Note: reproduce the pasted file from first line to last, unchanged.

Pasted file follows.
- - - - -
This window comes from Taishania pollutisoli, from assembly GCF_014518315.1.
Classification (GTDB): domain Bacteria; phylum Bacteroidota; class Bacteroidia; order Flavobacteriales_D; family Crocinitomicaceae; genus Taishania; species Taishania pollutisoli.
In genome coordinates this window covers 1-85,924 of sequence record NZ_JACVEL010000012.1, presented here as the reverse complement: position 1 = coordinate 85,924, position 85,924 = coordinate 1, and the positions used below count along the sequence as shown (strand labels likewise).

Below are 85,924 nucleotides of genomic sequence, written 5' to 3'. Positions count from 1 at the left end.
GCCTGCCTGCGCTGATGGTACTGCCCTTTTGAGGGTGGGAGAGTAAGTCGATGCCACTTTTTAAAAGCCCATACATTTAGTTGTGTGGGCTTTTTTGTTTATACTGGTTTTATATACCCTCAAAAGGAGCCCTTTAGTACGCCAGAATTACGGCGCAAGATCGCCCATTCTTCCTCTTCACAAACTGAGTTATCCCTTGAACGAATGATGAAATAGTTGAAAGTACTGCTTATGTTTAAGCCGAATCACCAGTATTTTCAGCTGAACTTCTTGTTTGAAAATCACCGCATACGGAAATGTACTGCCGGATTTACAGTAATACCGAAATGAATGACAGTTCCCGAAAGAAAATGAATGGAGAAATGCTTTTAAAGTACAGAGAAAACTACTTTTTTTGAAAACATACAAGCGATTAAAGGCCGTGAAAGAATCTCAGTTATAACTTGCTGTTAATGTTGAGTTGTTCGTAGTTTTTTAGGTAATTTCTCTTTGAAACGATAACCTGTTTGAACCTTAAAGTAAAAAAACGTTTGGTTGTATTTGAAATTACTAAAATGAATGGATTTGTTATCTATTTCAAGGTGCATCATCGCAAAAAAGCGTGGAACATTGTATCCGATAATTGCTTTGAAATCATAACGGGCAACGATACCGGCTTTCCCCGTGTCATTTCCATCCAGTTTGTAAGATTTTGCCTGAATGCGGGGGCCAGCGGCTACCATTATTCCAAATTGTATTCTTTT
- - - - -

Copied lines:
This window comes from Taishania pollutisoli, from assembly GCF_014518315.1.
Classification (GTDB): domain Bacteria; phylum Bacteroidota; class Bacteroidia; order Flavobacteriales_D; family Crocinitomicaceae; genus Taishania; species Taishania pollutisoli.
In genome coordinates this window covers 1-85,924 of sequence record NZ_JACVEL010000012.1, presented here as the reverse complement: position 1 = coordinate 85,924, position 85,924 = coordinate 1, and the positions used below count along the sequence as shown (strand labels likewise).

Below are 85,924 nucleotides of genomic sequence, written 5' to 3'. Positions count from 1 at the left end.
GCCTGCCTGCGCTGATGGTACTGCCCTTTTGAGGGTGGGAGAGTAAGTCGATGCCACTTTTTAAAAGCCCATACATTTAGTTGTGTGGGCTTTTTTGTTTATACTGGTTTTATATACCCTCAAAAGGAGCCCTTTAGTACGCCAGAATTACGGCGCAAGATCGCCCATTCTTCCTCTTCACAAACTGAGTTATCCCTTGAACGAATGATGAAATAGTTGAAAGTACTGCTTATGTTTAAGCCGAATCACCAGTATTTTCAGCTGAACTTCTTGTTTGAAAATCACCGCATACGGAAATGTACTGCCGGATTTACAGTAATACCGAAATGAATGACAGTTCCCGAAAGAAAATGAATGGAGAAATGCTTTTAAAGTACAGAGAAAACTACTTTTTTTGAAAACATACAAGCGATTAAAGGCCGTGAAAGAATCTCAGTTATAACTTGCTGTTAATGTTGAGTTGTTCGTAGTTTTTTAGGTAATTTCTCTTTGAAACGATAACCTGTTTGAACCTTAAAGTAAAAAAACGTTTGGTTGTATTTGAAATTACTAAAATGAATGGATTTGTTATCTATTTCAAGGTGCATCATCGCAAAAAAGCGTGGAACATTGTATCCGATAATTGCTTTGAAATCATAACGGGCAACGATACCGGCTTTCCCCGTGTCATTTCCATCCAGTTTGTAAGATTTTGCCTGAATGCGGGGGCCAGCGGCTACCATTATTCCAAATTGTATTCTTTT